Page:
Since 2008, 20% of the outstanding shares of Mriya have been listed on the Frankfurt Stock Exchange in the form of GDR’s, and 80% of the shares are retained in the ownership of the founding Guta family. The Company is headquartered in the Ternopil region of the Ukraine, and all of the lands under management is located within 150 kilometer radius of its headquarters. Mriya Agro Holding is incorporated in Cyprus, and currently employees over 3360 administrative and full time production staff, and about 2000 seasonal production staff.
Last week, it was reported that the Ukraine had agreed a deal with a Chinese company to lease 5% of its land to feed China’s burgeoning population, however it was denied (perhaps for political reasons) by the Ukrainian partner KSG Agro. If true, however, it would be the biggest so called “land grab” agreement, where one country leases or sells land to another, in a trend that has been compared with the 19th century “scramble for Africa”, but which is now spreading to eastern Europe. In any event, it appears there may be an increasing value in the now nearly 300 thousand hectacres of Mriya’s land lease agreements, 43% of which have a duration of more than 8 years. Mriya plans to expand its land under management to about 650 Kha.
We like companies that are profitable
Agriculture product prices have substantially outpaced worldwide inflation in the last 5 years, resulting in a significant growth in revenues for Mriya. Total revenues grew 32% year over year from 2011 through 2013, and 21% year over year comparing 1H 2012 with 1H 2013. While adjusted earnings before interest, taxes, depreciation and amortization (EBITDA) for 2012 were 41% higher than in 2011, the first six months of 2013 indicate a more modest 7% increase over the first half of 2012 and EBITDA margins remain strong at 44%. Historically the 4th quarter, where much of the previously harvested crops are sold and operational costs decrease, has the strongest earnings.
Mriya’s growth in property, plant and equipment supported by organic growth based on investments in infrastructure, logistics, and its fleet of machinery. Its application of modern equipment and best of class food science to rich, low cost soils and inexpensive labor continues to result in strong revenue growth and robust margins, and its total assets have surged by 32% year of year to over $1.65 billion at the end of 1H 2013. Proceeds from the Eurobonds issued at the end of 1H 2013 allowed the Company to fulfill its needs for capital expenditures (new machinery units and equipment for the construction of new assets) keep the company in a strong cash position of $178.5 million.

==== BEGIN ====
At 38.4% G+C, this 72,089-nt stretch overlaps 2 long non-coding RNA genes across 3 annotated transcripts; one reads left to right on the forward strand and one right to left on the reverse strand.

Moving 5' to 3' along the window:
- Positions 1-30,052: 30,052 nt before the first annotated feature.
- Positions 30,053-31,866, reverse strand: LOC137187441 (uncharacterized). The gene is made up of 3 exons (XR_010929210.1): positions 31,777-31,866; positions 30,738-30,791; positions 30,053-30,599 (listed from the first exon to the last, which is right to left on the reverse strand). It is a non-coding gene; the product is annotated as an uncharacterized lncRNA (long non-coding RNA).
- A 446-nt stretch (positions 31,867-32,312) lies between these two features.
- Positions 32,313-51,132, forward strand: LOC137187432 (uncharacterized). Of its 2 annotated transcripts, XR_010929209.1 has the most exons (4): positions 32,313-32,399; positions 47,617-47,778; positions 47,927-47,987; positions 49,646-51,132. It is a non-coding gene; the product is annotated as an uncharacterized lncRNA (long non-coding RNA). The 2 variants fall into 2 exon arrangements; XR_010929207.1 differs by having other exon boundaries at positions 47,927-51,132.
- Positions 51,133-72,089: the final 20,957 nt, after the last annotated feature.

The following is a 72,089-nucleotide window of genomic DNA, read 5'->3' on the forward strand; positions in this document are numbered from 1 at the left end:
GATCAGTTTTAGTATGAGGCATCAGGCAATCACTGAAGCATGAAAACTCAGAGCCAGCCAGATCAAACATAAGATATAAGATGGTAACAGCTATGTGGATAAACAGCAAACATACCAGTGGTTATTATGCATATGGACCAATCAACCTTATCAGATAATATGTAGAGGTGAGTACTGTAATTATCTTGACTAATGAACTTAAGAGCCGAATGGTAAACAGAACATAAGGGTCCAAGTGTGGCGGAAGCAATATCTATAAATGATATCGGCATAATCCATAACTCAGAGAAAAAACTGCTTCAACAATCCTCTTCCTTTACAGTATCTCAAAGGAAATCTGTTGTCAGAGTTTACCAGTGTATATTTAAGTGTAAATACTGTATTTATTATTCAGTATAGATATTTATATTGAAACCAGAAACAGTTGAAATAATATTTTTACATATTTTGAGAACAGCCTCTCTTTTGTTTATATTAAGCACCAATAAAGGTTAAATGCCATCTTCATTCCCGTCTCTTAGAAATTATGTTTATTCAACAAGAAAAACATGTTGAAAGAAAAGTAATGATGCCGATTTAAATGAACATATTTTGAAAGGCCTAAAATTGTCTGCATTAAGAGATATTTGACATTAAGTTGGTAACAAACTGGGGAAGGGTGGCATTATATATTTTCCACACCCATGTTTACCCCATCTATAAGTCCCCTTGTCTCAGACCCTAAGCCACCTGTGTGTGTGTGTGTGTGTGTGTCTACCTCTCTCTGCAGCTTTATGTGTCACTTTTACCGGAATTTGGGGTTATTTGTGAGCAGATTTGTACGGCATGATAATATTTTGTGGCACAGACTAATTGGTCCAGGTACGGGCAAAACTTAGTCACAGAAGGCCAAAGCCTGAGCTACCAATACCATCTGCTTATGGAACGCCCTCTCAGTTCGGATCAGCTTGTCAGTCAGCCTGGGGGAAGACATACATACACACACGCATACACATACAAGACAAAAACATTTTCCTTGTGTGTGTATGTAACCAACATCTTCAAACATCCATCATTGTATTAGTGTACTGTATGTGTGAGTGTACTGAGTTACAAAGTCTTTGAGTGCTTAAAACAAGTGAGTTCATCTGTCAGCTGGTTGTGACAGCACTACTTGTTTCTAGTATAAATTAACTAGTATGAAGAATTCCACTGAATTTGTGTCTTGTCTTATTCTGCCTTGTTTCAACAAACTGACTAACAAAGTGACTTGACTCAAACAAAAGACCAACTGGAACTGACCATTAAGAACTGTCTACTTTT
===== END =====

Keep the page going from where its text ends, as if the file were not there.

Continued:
Interest Coverage Ratios
Mriya’s total debt at the end of the first 6 months of 2013 appears to total about $632.3 million at a weighted average interest rate of about 9.1%. Mriya’s 6 month operating profit was reported at $148.0 million, putting its earnings at 6.3 times greater than the reported finance expenses of 23 .4 million and over 5x’s higher than the projected expense of its interest bearing debt.
We like companies with lower debt to cash ratio
Mriya’s cash and short term deposits at the end of 1H 2013 were $178.5 million, putting its net adjusted debt about $456.9 million. This strong cash position is likely slated for capital investments in new heavy equipment and additional land leases. Mriya is one of the few operators in the rich farmlands of the Ukraine to achieve large economies of scale using GPS and world class equipment, such as the 20 new S680 John Deere rotary combines it purchased this year. Given the current higher trajectory of agricultural product prices, Mriya’s continued rapid expansion and high margins model seems likely to continue. However, if it were to throttle back to a more modest growth rate with less capital investment, its strong EBITDA would enable them to pay down debt aggressively if that were to become a primary use of cash flow.
We like companies that have good balance sheets
The total market capitalization of Mira is estimated at approximately $640 million, which is about 60% higher than the value it appears it may have been in 2008 when it was first listed on the Frankfurt exchange. As a result of heavy institutional ownership, its shares don’t appear to be traded with any significant volume. However, with a net debt of about $457 million and a modest debt to enterprise ratio of about 42%, a company sporting such high margins of profitability and strong growth in cash flow should have little difficulty in accessing additional capital through the equity markets if it were deemed necessary or desirable.
We like higher yields